If Emerson were to actually take up any of these more specific points he would then have to defend his stance against real world evidence, as can be found in documents like the Zero Carbon Australia 2020 report by Beyond Zero Emissions. Instead Emerson has taken a much simpler and easier to defend position – ‘renewables cannot be done because they cannot be done’, also known as ‘renewables cannot be done because Craig Emerson said so’. This is intriguingly similar to ‘renewables cannot be done because the mining industry says so’.
Zero Carbon Australia 2020 proposed 100% renewable energy grid. Image from report which is downloadable for free at http://beyondzeroemissions.org/zero-carbon-australia-2020
Pesky engagement with the known parameters of the actual subject matter – modern renewable energy generation technology and those strategies which guide its efficient and effective use – is conveniently avoided by sticking to vacuously broad (and incorrect) truisms.
Prime Minister Julia Gillard weighed into the Greenpeace bashing too, and repeated a mantra spoken by herself, Rudd and Combet many times before: “The coal industry has got a great future in this country. We’ve made that clear all along. You’re seeing that future being built now as we see expansion in our coal exports particularly.”
And so the excellent two party system of democracy in Australia, in which the Greens get 12% of the vote in the lower house and have one seat out of 150 to show for it, provides us with two clear choices. We can either have a coal and unconventional gas export expansion on steroids… or a coal and unconventional gas export expansion on steroids!
Bravo, two party democracy – you’re really hooking us up with options here. You’re really putting the people in the drivers seat.
But hey, its about the economy isn’t it, stupid. It’s a field best left to the experts. And mainstream, neoliberal economics – as espoused by Emerson, Swan and pretty much the entire Lib-Lab duopoly – aint no ordinary economics. No – mainstream economics in fact exists in an interesting parallel universe whereby knowingly causing irreversible catastrophic warming is an economically sensible idea. Indeed, it’s the neoliberal consensus that this is actually the ‘best practice’ option. Cutting emissions to maintain our relatively stable and benign climate so that all productive economic interactions and optimal levels of food production can continue occurring within it is a ‘luxury’ we can’t afford; least of all in the current economic climate. As Swan puts it, such an approach would be ‘irrational’ and ‘destructive’.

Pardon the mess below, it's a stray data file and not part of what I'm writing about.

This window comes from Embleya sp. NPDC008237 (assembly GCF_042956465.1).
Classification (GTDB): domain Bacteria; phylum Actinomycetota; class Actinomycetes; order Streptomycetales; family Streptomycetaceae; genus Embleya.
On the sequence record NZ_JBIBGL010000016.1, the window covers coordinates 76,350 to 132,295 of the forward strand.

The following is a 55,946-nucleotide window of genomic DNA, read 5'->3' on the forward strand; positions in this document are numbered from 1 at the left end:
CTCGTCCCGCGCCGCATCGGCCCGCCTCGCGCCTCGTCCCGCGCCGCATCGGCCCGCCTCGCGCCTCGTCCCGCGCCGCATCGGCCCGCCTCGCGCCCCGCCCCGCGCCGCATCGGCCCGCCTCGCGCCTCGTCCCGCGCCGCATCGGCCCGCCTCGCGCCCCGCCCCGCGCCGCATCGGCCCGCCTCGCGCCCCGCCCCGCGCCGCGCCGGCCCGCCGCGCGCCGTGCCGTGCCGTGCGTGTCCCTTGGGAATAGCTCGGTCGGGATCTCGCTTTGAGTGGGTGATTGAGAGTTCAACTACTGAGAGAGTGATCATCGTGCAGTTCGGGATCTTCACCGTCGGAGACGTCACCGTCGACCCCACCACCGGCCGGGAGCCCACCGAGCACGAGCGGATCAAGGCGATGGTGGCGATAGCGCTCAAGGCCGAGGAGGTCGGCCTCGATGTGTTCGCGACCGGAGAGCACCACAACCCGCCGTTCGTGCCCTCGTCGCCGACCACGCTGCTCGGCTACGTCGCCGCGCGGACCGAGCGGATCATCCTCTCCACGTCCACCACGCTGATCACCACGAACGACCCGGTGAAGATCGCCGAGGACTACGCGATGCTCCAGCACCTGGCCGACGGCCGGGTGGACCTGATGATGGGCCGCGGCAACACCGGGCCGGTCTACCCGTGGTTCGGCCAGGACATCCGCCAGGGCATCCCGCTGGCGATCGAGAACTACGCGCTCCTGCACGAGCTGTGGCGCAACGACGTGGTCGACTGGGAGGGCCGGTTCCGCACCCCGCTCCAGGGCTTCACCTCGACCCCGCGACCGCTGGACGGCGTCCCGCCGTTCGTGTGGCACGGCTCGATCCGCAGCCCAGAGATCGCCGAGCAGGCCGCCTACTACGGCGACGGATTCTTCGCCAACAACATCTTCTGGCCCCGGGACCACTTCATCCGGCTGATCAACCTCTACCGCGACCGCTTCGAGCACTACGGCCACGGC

Mainstream economics says that digging up and exploiting the planets entire ‘fuel tank’ worth of accumulated cheap fossil energy as quickly as possible is an economic ‘necessity’ – despite the availability of proven renewable alternatives.
Only those of us living in ‘fantasy land’ would actually think that it is economically desirable to maintain such frivolous and unnecessary things as ‘the polar icecaps which regulate the earth’s temperature and weather patterns’ or ‘glacier fed river systems that provide food and water to over a billion people’.
I can just see the inheritors of the Lib-Lab tradition one hundred years from now, proudly explaining to the world how the unceasing barrage of floods, droughts, heatwaves and associated pestilence and famine are the result of prudent economic choices made at the turn of the millennium. Our great grandchildren will surely look back and thank those supremely forward thinking paragons of economic wisdom like Gillard, Swan, Emerson, Abbott and Hockey, who selflessly battled to ensure we didn’t even attempt something so economically ‘irresponsible’ as switching to renewables.